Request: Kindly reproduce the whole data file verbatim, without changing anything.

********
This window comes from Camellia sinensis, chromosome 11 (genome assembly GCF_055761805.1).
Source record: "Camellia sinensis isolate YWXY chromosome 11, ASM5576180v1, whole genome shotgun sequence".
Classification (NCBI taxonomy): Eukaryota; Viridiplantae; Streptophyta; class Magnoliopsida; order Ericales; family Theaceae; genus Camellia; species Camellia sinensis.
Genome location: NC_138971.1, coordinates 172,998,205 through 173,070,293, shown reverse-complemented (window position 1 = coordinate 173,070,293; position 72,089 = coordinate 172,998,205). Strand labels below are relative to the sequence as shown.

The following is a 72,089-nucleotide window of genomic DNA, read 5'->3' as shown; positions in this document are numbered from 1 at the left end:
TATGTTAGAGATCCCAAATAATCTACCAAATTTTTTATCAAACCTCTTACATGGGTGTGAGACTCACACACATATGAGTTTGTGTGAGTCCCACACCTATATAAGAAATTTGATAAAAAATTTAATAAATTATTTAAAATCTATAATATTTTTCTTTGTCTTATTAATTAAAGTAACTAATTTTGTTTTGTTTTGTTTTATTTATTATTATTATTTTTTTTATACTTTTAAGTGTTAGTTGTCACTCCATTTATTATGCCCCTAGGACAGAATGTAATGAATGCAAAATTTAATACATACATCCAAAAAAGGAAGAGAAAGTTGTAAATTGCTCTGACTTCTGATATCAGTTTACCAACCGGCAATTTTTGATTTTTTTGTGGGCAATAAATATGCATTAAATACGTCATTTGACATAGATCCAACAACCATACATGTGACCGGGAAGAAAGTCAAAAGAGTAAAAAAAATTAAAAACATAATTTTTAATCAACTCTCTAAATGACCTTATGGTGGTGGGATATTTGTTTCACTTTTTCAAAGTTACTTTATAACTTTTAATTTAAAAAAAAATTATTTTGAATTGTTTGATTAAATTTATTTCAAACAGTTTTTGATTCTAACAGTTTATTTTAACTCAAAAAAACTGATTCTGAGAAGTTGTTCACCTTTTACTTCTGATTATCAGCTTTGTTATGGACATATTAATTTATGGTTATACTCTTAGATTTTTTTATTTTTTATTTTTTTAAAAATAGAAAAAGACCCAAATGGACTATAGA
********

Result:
This window comes from Camellia sinensis, chromosome 11 (genome assembly GCF_055761805.1).
Source record: "Camellia sinensis isolate YWXY chromosome 11, ASM5576180v1, whole genome shotgun sequence".
Classification (NCBI taxonomy): Eukaryota; Viridiplantae; Streptophyta; class Magnoliopsida; order Ericales; family Theaceae; genus Camellia; species Camellia sinensis.
Genome location: NC_138971.1, coordinates 172,998,205 through 173,070,293, shown reverse-complemented (window position 1 = coordinate 173,070,293; position 72,089 = coordinate 172,998,205). Strand labels below are relative to the sequence as shown.

The following is a 72,089-nucleotide window of genomic DNA, read 5'->3' as shown; positions in this document are numbered from 1 at the left end:
TATGTTAGAGATCCCAAATAATCTACCAAATTTTTTATCAAACCTCTTACATGGGTGTGAGACTCACACACATATGAGTTTGTGTGAGTCCCACACCTATATAAGAAATTTGATAAAAAATTTAATAAATTATTTAAAATCTATAATATTTTTCTTTGTCTTATTAATTAAAGTAACTAATTTTGTTTTGTTTTGTTTTATTTATTATTATTATTTTTTTTATACTTTTAAGTGTTAGTTGTCACTCCATTTATTATGCCCCTAGGACAGAATGTAATGAATGCAAAATTTAATACATACATCCAAAAAAGGAAGAGAAAGTTGTAAATTGCTCTGACTTCTGATATCAGTTTACCAACCGGCAATTTTTGATTTTTTTGTGGGCAATAAATATGCATTAAATACGTCATTTGACATAGATCCAACAACCATACATGTGACCGGGAAGAAAGTCAAAAGAGTAAAAAAAATTAAAAACATAATTTTTAATCAACTCTCTAAATGACCTTATGGTGGTGGGATATTTGTTTCACTTTTTCAAAGTTACTTTATAACTTTTAATTTAAAAAAAAATTATTTTGAATTGTTTGATTAAATTTATTTCAAACAGTTTTTGATTCTAACAGTTTATTTTAACTCAAAAAAACTGATTCTGAGAAGTTGTTCACCTTTTACTTCTGATTATCAGCTTTGTTATGGACATATTAATTTATGGTTATACTCTTAGATTTTTTTATTTTTTATTTTTTTAAAAATAGAAAAAGACCCAAATGGACTATAGA